From 11:00PM PDT on Friday, July 1 until 5:00AM PDT on Saturday, July 2, the Shmoop engineering elves will be making tweaks and improvements to the site. That means Shmoop will be unavailable for use during that time. Thanks for your patience!
Pierre lies around trying to figure out where everything went wrong in his life.
His conclusion is that he married a woman he didn’t love because he wanted to sleep with her. Pretty insightful, that Pierre, right?
Then he starts thinking back about his life with Helene:
1. They don’t really spend any time alone together; they either just have guests over or hang out by themselves.
2. She is kind of vulgar and gross.
3. She’s way too physically affectionate with her brother Anatole.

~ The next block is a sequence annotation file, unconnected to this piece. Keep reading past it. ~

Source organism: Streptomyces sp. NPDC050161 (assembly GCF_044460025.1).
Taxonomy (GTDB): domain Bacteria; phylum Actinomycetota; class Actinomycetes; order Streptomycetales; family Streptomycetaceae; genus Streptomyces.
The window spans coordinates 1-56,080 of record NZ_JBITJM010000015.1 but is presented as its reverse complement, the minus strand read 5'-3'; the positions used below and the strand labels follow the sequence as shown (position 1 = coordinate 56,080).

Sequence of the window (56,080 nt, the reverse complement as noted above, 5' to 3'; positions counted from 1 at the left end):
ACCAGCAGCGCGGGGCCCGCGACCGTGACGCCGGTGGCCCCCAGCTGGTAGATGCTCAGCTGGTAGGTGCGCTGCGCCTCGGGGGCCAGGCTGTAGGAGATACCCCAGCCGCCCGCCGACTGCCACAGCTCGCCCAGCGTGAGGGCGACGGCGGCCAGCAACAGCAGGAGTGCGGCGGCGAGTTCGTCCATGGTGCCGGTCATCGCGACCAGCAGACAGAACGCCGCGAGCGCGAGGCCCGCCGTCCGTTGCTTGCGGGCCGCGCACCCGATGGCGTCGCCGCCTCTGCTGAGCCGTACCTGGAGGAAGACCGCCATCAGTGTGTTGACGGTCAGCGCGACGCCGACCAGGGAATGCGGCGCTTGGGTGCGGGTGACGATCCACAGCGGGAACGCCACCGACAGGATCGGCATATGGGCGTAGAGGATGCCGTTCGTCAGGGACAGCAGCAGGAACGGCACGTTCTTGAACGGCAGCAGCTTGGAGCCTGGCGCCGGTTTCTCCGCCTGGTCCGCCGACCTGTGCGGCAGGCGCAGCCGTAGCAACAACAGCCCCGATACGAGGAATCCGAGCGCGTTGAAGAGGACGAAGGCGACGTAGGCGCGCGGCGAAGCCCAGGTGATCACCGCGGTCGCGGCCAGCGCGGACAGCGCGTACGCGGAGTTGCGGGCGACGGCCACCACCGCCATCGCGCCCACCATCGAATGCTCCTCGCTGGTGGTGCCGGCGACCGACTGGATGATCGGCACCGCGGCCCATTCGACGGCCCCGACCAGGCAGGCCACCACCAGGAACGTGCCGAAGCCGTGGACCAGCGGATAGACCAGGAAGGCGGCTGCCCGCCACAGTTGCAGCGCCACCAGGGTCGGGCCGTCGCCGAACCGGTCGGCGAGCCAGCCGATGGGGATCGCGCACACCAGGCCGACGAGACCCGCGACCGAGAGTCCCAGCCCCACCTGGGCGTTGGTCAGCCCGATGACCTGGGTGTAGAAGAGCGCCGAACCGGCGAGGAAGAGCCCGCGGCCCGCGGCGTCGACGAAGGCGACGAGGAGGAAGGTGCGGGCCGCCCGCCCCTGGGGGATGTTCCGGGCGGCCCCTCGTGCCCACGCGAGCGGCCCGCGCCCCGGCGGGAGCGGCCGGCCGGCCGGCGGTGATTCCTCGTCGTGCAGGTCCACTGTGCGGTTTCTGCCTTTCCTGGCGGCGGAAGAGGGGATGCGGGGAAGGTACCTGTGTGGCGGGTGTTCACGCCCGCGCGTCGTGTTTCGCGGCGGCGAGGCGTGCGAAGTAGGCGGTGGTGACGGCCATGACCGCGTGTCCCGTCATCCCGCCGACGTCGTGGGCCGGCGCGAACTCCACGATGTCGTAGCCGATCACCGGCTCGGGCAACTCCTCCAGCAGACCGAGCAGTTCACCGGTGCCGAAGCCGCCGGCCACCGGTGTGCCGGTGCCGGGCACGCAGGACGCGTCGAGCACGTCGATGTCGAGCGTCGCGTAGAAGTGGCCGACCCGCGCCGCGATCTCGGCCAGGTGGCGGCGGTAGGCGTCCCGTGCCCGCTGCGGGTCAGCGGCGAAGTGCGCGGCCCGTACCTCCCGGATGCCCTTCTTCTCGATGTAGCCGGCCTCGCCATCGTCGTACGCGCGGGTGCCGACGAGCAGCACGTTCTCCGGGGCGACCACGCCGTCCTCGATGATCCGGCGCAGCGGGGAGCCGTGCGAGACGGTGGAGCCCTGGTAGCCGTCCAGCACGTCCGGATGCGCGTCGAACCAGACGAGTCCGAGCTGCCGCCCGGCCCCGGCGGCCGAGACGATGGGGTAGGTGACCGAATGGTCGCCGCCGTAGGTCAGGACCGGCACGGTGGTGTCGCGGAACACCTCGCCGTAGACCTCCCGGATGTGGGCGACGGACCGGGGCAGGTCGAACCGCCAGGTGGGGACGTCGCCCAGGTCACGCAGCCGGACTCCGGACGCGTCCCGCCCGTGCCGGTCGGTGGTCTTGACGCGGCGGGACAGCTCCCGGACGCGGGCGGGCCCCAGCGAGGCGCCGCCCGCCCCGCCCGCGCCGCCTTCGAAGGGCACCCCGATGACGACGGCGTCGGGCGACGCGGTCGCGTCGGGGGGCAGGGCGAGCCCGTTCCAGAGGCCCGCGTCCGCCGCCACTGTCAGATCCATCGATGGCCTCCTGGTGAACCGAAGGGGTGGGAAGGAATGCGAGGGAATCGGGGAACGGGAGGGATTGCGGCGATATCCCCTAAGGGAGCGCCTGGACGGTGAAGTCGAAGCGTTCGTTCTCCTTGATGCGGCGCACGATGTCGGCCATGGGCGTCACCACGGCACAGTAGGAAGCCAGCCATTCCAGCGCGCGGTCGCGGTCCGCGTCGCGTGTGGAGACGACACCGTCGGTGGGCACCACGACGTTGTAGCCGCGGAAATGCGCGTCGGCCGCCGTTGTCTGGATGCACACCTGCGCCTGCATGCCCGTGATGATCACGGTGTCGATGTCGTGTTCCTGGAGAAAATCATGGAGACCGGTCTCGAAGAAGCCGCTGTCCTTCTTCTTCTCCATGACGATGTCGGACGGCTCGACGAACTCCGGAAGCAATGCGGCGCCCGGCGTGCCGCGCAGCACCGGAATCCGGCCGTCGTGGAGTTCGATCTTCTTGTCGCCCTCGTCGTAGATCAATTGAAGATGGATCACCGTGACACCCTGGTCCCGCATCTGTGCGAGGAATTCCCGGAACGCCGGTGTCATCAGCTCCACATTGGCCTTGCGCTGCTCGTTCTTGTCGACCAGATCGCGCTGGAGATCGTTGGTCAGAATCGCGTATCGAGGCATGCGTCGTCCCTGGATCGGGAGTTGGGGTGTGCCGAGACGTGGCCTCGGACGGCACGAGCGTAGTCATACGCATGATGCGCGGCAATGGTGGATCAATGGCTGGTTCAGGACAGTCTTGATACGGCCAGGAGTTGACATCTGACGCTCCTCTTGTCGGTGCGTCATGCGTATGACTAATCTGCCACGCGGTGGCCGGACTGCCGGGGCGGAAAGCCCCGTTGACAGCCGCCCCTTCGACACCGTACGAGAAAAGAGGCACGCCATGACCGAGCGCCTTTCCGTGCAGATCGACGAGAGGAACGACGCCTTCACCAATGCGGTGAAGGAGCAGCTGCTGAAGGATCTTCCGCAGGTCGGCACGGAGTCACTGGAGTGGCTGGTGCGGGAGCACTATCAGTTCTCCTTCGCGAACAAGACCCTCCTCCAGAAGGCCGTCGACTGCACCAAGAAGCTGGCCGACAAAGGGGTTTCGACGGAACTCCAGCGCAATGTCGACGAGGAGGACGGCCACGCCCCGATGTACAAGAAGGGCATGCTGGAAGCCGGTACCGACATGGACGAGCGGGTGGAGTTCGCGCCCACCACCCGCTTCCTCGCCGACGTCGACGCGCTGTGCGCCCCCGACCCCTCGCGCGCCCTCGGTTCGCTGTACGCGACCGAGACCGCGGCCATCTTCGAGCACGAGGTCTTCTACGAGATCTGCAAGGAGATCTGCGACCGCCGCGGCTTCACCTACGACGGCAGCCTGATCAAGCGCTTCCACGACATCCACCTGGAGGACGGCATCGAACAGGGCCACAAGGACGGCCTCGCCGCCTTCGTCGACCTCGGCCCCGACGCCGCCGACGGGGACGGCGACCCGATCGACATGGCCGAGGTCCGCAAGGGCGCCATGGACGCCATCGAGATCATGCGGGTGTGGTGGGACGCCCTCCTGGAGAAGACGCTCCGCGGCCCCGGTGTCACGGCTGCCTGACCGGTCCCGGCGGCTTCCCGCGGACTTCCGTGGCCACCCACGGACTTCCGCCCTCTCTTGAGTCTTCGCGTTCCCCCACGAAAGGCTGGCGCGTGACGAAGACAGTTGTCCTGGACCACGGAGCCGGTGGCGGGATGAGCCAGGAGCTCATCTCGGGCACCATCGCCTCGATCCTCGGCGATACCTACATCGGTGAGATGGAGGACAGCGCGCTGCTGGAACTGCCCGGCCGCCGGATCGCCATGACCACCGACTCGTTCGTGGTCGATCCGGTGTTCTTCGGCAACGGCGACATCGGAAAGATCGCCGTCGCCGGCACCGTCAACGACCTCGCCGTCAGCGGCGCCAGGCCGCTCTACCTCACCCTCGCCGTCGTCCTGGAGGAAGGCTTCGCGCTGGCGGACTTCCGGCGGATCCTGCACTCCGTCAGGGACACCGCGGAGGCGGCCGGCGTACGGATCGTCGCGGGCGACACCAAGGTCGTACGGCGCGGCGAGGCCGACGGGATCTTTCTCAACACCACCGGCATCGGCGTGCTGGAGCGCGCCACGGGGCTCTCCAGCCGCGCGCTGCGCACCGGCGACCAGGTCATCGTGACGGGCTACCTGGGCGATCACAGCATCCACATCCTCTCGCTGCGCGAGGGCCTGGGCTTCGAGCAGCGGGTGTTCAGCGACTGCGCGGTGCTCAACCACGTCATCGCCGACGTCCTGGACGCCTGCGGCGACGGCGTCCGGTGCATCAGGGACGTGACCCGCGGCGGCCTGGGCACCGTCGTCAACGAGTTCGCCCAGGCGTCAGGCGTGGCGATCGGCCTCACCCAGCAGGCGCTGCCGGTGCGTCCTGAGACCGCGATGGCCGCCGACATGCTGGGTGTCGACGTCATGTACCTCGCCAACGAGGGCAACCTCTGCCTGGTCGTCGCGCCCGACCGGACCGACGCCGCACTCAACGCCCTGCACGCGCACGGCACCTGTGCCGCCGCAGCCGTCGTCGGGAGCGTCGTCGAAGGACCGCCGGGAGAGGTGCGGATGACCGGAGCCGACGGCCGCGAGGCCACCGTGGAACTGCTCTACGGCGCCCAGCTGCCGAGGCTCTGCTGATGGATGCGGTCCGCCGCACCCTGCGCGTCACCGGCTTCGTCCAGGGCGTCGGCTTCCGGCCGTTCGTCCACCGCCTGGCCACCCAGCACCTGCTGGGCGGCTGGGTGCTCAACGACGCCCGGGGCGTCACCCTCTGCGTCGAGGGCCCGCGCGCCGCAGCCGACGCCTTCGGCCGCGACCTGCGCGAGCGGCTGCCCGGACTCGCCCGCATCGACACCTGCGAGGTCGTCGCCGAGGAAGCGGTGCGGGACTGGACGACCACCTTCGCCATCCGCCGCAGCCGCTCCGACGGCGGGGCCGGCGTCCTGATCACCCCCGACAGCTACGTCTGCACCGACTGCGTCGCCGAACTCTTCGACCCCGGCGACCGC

4. When he asked about kids, she told him that she isn’t stupid enough to want any, and certainly not with him.
All of which adds up to a pretty crummy life, with some guilty sex thrown in. He decides to leave in the morning and to write her a letter instead of talking to her.
But in the morning, she comes to his study.
Helene knows all about the duel. She’s angry and bitter and spiteful and sarcastic about it.
According to her, it’s all groundless jealousy – she never cheated on him. Also, according to her, this is going to now make them laughingstocks in Moscow.
Suddenly Pierre explodes. He grabs a chunk of marble from a nearby table and yells that he’s going to kill her. She screams and runs away...which is a good thing for her, because he really was about to kill her.
Wow, Pierre. One duel and suddenly you’re a serial killer.
A week later Pierre gives Helene more than half of his fortune and goes to Petersburg.